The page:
A&M; Records spent much of the 1960s, '70s and '80s as one of the leading independent labels in the music business, buoyed by a remarkably consistent string of hits from superstar acts, beginning with label co-founder Herb Alpert & the Tijuana Brass and continuing through the Carpenters, Carole King, Cat Stevens, Joe Cocker, Peter Frampton, the Police, Sting, the Go-Go's, Janet Jackson, Bryan Adams and many others.
The one thing they had in common: Most weren't superstars when they came to A&M.;
"We don't sign big names," Gil Friesen, the longtime president of the label founded in 1962 by Alpert and business partner Jerry Moss, told Forbes in 1988. "We would rather have an artist whose career you slowly build with great credibility over time than an artist with whom you have instant chart success and that's the end of it."
Friesen, who was sometimes referred to as "the ampersand in A&M;," died Thursday of leukemia at his home in Brentwood, said his friend and Rolling Stone magazine publisher Jann Wenner. He was 75.
Friesen spent a quarter century at the label until his resignation in 1990 shortly after Alpert and Moss sold the company to international conglomerate PolyGram for $500 million.
"Gil was a visionary," Alpert said Friday. "His door was always open to people looking for [new] thoughts and ideas.... He was always there to say things that maybe you didn't think of before."
He also contributed significantly to A&M;'s reputation for fair play among the musicians the label signed.
"The night the Byrds were inducted into the Rock and Roll Hall of Fame [in 1991], we were giving a press conference and I looked out into the small crowd and saw Gil Friesen, who in turn gave me a 'thumbs up,' as if to say 'well done.' I'll never forget that," Chris Hillman, the Byrds founding member who recorded for A&M; after starting the Flying Burrito Brothers, said Friday. "He was one of the good guys."
Friesen's tenure at A&M; began "in the heyday of the record business when the record business was a thriving, exciting place to be with the rise of a new generation of popular music, and A&M; was at the forefront of it," Wenner said. A&M; was "the leading independent label. It had a real reputation for style, class and integrity. It was a happening place to be, and Gil led that."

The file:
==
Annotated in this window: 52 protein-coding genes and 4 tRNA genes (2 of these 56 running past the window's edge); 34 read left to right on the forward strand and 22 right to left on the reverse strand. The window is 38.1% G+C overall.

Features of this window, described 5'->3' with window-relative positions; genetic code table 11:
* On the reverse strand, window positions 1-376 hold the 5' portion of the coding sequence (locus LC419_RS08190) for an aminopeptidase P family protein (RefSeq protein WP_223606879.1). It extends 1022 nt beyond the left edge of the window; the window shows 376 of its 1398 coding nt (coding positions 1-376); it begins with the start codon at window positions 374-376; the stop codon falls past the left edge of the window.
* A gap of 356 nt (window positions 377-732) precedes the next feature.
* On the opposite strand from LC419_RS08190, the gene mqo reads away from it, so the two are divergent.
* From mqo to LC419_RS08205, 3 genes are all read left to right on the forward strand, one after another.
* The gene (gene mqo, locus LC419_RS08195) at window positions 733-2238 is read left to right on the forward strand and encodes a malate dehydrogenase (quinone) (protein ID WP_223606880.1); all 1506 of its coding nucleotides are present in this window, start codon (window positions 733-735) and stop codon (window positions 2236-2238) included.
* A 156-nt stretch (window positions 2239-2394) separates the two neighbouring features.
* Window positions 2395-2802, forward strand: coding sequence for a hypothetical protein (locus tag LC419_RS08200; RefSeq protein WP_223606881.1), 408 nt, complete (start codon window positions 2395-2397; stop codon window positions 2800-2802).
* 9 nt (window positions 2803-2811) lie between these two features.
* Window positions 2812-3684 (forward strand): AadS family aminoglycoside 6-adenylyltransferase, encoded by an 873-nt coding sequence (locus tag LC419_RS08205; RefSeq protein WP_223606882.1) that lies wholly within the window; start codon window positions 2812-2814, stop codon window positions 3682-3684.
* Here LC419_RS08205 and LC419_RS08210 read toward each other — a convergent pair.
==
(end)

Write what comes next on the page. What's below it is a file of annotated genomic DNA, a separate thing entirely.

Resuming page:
Gil Friesen was born March 19, 1937, in Pasadena and grew up in a musical family, which he credited with his own passion for music. His first job in the music business was at the lowest rung of the career ladder, processing mail for Capitol Records.
Later, he remembered visiting Santa Monica-based radio station KDAY to pitch a record to Alan Freed, the fabled East Coast deejay who moved to California after getting caught up in the radio payola scandal of the late 1950s.
"I was promoting a Peggy Lee record," Friesen recalled. Freed "was shocked to have a representative from Capitol show up. He introduced me to an independent promotion guy who was there for same reasons I was. His name was Jerry Moss. Jerry Moss and I became friends. Good friends."
In 1981, Friesen spearheaded the launch of A&M; Films, the company's independent film division, and became executive producer of the 1985 hit "The Breakfast Club." He also produced two early John Cusack comedies, "Better Off Dead" (1985) and "One Crazy Summer" (1986), and the 1989 biopic "Blaze," about Louisiana Gov. Earl Long, starring Paul Newman.
Most recently he'd been working on a documentary titled "Twenty Feet From Stardom," about the backup singers who support rock and pop stars. It has been selected to be shown on opening night of the 2013 Sundance Film Festival.
Former A&M; Senior Vice President and General Manager Jim Guerinot recalled Friday that Friesen would regularly invite groups of friends and co-workers to his home for dinner and engage them in conversations on topics far beyond that of day-to-day business affairs.
"He was friends with [historian] Bob Dallek, and after dinner, he'd say, 'Let's all go to the living room. What are we going to talk about tonight, Bob?' And Dallek would say, 'Tonight, let's talk about FDR' or 'Let's talk about Vietnam.' He made all those intellectual pursuits seem cool. And they were cool, because Gil did them."
An art aficionado, Friesen had been a board member and chairman of the Museum of Contemporary Art in Los Angeles. He also was a founding partner of the Classic Sports cable channel, which was sold to ESPN in 1997 for $175 million, and a founding investor in Akamai, a prominent Internet content delivery platform.
In addition to Janet Friesen, his third wife, Friesen is survived by their two children, Theo and Uma, and a son, Tyler, from a previous marriage. No services have been announced.